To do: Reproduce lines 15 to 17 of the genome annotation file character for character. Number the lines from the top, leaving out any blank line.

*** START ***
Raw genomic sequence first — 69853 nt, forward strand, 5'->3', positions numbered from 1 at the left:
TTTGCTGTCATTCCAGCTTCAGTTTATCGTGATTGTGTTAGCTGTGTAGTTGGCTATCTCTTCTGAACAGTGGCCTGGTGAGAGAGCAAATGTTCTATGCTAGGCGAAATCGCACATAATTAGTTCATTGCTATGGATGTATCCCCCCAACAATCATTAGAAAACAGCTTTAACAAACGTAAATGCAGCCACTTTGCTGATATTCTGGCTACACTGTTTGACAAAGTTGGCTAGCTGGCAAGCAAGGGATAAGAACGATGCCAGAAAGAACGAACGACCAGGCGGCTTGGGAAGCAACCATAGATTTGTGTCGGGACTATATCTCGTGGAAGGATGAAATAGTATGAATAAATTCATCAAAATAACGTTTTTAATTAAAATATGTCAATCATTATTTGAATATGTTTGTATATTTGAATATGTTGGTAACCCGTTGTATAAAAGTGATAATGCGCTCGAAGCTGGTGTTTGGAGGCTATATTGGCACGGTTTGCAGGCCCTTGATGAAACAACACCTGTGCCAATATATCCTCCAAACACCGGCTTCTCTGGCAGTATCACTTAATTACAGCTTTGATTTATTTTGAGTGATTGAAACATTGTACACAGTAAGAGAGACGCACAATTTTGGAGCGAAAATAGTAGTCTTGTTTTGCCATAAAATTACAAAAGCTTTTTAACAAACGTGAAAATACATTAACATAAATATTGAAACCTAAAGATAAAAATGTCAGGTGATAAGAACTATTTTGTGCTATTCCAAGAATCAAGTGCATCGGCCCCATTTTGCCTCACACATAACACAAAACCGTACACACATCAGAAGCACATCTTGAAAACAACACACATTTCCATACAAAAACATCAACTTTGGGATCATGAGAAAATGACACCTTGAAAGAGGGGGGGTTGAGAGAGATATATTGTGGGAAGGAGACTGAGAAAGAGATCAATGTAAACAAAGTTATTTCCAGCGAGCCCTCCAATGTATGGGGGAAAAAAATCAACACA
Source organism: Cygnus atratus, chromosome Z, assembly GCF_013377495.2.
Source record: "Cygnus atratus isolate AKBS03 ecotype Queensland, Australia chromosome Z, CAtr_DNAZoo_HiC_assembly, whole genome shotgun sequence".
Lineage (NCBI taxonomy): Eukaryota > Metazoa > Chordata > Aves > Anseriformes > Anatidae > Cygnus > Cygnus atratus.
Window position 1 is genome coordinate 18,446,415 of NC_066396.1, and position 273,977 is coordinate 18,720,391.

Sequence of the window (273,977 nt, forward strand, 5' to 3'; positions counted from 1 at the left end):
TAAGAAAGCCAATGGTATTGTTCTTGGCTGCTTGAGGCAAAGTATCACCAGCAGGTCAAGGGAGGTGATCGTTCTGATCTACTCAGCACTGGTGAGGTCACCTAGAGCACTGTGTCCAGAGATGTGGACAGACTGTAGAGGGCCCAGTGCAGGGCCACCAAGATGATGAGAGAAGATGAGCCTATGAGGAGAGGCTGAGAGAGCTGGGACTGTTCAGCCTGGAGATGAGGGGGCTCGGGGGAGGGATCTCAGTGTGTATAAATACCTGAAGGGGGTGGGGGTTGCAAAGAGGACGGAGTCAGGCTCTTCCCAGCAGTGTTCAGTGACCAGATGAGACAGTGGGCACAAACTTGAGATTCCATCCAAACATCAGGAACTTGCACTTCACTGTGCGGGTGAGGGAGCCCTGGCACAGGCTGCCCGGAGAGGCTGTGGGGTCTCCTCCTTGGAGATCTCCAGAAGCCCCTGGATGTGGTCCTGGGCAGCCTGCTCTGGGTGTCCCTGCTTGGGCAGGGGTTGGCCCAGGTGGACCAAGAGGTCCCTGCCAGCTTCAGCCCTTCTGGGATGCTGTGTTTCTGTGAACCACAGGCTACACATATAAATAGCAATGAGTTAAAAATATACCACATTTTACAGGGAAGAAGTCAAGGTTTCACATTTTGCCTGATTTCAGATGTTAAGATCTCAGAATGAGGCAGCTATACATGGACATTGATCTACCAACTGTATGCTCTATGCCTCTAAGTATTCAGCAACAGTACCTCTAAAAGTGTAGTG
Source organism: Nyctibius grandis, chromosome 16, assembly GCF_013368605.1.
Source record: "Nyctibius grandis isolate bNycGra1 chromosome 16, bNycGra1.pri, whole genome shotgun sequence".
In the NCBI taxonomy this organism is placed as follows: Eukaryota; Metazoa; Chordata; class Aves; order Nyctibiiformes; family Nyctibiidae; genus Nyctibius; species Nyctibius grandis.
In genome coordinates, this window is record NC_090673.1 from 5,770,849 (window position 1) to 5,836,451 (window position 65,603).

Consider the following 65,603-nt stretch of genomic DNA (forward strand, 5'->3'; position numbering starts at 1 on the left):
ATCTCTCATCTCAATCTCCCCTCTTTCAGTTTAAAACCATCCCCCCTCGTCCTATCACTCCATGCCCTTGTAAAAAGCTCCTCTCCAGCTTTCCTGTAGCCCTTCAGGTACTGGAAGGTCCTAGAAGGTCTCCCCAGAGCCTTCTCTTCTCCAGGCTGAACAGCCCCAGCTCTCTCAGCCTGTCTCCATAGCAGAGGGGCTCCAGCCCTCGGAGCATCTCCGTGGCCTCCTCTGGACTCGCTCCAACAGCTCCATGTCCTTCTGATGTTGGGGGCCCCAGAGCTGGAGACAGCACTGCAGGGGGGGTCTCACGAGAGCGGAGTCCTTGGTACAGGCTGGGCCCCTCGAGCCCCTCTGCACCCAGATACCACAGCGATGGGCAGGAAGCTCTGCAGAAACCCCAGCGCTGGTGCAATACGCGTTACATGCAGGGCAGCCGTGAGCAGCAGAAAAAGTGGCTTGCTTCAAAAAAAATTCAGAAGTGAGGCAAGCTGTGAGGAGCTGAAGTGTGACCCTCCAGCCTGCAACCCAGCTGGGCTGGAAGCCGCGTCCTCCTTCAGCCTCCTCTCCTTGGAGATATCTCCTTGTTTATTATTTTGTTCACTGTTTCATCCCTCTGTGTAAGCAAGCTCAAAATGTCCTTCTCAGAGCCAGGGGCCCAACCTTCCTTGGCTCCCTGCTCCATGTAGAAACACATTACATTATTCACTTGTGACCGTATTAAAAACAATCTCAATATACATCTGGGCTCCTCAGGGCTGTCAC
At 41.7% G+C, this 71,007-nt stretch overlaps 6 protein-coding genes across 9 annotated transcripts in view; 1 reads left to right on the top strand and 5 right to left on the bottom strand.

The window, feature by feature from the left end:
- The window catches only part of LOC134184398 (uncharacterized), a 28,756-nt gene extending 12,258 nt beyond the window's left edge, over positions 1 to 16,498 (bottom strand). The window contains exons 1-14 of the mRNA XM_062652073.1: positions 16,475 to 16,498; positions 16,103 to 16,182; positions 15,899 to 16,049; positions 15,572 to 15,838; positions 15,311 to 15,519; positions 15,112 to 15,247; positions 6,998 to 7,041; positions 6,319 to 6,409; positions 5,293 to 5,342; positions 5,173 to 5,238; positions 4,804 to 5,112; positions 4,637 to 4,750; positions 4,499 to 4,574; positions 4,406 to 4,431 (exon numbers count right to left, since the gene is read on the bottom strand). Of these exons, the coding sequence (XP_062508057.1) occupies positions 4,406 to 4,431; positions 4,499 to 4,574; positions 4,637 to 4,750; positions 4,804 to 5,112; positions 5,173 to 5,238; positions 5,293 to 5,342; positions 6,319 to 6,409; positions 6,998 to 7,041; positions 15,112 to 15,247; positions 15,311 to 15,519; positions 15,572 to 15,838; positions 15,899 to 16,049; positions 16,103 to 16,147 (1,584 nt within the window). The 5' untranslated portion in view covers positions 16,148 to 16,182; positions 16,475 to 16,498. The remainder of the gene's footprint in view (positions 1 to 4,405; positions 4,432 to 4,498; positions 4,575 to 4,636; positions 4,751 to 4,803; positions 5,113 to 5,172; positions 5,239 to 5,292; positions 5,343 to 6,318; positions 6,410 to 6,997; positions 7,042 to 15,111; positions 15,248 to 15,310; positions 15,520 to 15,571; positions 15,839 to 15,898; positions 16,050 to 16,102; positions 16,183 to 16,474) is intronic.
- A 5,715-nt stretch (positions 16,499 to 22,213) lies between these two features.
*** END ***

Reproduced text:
At 41.7% G+C, this 71,007-nt stretch overlaps 6 protein-coding genes across 9 annotated transcripts in view; 1 reads left to right on the top strand and 5 right to left on the bottom strand.

The window, feature by feature from the left end:
- The window catches only part of LOC134184398 (uncharacterized), a 28,756-nt gene extending 12,258 nt beyond the window's left edge, over positions 1 to 16,498 (bottom strand). The window contains exons 1-14 of the mRNA XM_062652073.1: positions 16,475 to 16,498; positions 16,103 to 16,182; positions 15,899 to 16,049; positions 15,572 to 15,838; positions 15,311 to 15,519; positions 15,112 to 15,247; positions 6,998 to 7,041; positions 6,319 to 6,409; positions 5,293 to 5,342; positions 5,173 to 5,238; positions 4,804 to 5,112; positions 4,637 to 4,750; positions 4,499 to 4,574; positions 4,406 to 4,431 (exon numbers count right to left, since the gene is read on the bottom strand). Of these exons, the coding sequence (XP_062508057.1) occupies positions 4,406 to 4,431; positions 4,499 to 4,574; positions 4,637 to 4,750; positions 4,804 to 5,112; positions 5,173 to 5,238; positions 5,293 to 5,342; positions 6,319 to 6,409; positions 6,998 to 7,041; positions 15,112 to 15,247; positions 15,311 to 15,519; positions 15,572 to 15,838; positions 15,899 to 16,049; positions 16,103 to 16,147 (1,584 nt within the window). The 5' untranslated portion in view covers positions 16,148 to 16,182; positions 16,475 to 16,498. The remainder of the gene's footprint in view (positions 1 to 4,405; positions 4,432 to 4,498; positions 4,575 to 4,636; positions 4,751 to 4,803; positions 5,113 to 5,172; positions 5,239 to 5,292; positions 5,343 to 6,318; positions 6,410 to 6,997; positions 7,042 to 15,111; positions 15,248 to 15,310; positions 15,520 to 15,571; positions 15,839 to 15,898; positions 16,050 to 16,102; positions 16,183 to 16,474) is intronic.